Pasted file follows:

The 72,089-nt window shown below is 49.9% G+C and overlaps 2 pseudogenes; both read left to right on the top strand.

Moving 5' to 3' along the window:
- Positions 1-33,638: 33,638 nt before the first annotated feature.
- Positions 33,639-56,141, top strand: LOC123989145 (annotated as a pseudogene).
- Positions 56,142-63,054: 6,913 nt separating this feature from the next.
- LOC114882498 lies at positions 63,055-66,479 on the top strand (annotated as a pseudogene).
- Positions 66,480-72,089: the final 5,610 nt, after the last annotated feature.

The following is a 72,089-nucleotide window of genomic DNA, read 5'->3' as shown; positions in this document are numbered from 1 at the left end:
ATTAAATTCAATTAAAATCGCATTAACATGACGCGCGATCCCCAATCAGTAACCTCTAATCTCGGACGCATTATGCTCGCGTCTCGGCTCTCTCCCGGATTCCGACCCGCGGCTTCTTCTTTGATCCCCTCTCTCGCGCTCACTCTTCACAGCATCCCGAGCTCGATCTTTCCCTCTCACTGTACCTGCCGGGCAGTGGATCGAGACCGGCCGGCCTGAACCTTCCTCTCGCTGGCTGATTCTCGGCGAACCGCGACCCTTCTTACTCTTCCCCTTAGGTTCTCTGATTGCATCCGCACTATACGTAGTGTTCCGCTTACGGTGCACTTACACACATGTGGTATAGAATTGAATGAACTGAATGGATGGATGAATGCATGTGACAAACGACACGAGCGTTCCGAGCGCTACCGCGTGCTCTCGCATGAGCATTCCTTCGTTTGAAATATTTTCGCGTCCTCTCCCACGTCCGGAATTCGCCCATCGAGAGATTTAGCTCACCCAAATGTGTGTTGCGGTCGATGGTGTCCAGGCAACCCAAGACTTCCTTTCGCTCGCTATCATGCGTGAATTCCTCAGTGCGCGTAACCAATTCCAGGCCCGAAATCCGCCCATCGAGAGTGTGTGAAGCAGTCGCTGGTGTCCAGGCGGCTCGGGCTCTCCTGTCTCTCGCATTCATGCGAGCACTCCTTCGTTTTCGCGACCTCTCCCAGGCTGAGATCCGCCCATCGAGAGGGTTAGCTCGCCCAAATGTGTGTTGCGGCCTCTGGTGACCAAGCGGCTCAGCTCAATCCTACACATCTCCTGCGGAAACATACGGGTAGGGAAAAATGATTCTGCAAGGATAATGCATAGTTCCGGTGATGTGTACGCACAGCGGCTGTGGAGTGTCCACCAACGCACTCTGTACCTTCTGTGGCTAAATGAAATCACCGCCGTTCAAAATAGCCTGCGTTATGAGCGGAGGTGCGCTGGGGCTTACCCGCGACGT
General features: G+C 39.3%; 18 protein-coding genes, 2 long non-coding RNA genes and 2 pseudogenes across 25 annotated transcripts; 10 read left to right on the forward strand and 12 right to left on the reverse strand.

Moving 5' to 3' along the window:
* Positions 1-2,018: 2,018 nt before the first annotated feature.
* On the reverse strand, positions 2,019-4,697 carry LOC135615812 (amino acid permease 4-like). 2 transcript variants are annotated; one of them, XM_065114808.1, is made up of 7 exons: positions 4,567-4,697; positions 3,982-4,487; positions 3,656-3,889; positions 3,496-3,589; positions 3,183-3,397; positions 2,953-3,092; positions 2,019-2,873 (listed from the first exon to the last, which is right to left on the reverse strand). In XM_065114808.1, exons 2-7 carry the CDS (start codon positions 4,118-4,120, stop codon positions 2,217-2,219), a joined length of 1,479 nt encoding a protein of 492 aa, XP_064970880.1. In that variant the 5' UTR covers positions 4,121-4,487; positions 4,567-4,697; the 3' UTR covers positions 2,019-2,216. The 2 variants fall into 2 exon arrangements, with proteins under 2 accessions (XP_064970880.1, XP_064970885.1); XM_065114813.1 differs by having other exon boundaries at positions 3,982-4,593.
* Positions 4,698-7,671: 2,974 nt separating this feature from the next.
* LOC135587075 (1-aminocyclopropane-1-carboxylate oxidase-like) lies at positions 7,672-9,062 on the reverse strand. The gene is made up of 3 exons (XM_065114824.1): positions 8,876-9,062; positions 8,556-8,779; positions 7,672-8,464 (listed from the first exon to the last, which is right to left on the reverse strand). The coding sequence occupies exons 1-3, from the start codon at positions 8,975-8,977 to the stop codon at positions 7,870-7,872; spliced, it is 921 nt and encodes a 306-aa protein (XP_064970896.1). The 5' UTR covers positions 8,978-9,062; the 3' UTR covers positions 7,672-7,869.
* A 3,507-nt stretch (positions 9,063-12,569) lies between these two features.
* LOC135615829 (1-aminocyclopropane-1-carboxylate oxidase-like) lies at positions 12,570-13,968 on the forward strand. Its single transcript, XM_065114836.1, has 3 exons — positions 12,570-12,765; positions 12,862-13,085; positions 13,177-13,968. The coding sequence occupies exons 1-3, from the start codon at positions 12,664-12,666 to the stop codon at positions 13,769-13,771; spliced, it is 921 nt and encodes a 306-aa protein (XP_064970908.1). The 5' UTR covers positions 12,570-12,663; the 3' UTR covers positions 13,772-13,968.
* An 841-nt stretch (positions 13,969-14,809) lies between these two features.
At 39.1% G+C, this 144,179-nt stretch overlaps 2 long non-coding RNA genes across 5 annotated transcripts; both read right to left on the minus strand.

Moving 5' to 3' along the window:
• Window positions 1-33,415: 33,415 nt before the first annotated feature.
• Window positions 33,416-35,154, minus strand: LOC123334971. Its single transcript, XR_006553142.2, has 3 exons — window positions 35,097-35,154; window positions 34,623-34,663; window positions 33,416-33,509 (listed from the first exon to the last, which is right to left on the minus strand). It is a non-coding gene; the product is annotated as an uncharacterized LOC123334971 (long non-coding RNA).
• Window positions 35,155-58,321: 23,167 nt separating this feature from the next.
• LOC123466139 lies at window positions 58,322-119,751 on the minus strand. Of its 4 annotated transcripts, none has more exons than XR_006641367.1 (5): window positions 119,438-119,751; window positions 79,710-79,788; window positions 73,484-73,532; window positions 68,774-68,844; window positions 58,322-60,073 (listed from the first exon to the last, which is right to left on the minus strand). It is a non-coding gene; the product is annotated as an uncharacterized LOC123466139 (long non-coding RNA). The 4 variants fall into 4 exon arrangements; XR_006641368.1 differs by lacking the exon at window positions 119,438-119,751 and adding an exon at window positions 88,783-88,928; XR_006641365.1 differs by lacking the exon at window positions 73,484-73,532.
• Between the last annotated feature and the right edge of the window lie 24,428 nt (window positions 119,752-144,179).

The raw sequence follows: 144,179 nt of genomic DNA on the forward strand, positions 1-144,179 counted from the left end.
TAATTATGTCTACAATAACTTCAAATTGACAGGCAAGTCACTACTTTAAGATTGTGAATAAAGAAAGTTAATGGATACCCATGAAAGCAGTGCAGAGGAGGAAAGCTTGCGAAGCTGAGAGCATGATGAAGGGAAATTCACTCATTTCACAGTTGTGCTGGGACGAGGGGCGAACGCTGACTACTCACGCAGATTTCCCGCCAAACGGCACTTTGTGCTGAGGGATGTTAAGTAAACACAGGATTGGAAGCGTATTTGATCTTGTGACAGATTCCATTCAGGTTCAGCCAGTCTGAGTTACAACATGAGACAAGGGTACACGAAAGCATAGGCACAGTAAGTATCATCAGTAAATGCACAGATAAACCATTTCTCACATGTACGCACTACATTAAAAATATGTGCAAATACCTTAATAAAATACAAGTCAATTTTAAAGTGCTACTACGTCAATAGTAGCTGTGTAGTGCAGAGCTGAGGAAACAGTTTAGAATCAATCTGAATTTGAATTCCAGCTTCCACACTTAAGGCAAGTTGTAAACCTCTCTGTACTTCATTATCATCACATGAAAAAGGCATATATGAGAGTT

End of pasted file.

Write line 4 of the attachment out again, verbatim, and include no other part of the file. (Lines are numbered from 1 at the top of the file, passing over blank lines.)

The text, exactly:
- Positions 33,639-56,141, top strand: LOC123989145 (annotated as a pseudogene).